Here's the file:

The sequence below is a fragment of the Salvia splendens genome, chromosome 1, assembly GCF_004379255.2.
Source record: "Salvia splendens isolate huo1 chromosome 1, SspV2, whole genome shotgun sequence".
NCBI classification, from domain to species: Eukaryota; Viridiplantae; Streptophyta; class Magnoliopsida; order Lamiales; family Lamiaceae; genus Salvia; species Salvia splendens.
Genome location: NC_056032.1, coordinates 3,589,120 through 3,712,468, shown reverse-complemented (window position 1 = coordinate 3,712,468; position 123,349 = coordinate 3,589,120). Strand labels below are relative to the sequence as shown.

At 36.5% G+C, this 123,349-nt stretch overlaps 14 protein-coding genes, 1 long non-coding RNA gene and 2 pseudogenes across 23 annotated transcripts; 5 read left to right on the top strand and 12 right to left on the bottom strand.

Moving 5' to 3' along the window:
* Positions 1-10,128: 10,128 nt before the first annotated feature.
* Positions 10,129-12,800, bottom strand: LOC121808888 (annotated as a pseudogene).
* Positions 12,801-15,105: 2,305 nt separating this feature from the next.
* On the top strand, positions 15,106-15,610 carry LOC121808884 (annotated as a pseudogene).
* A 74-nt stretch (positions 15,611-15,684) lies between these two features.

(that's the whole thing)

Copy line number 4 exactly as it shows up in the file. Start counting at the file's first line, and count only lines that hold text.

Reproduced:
Genome location: NC_056032.1, coordinates 3,589,120 through 3,712,468, shown reverse-complemented (window position 1 = coordinate 3,712,468; position 123,349 = coordinate 3,589,120). Strand labels below are relative to the sequence as shown.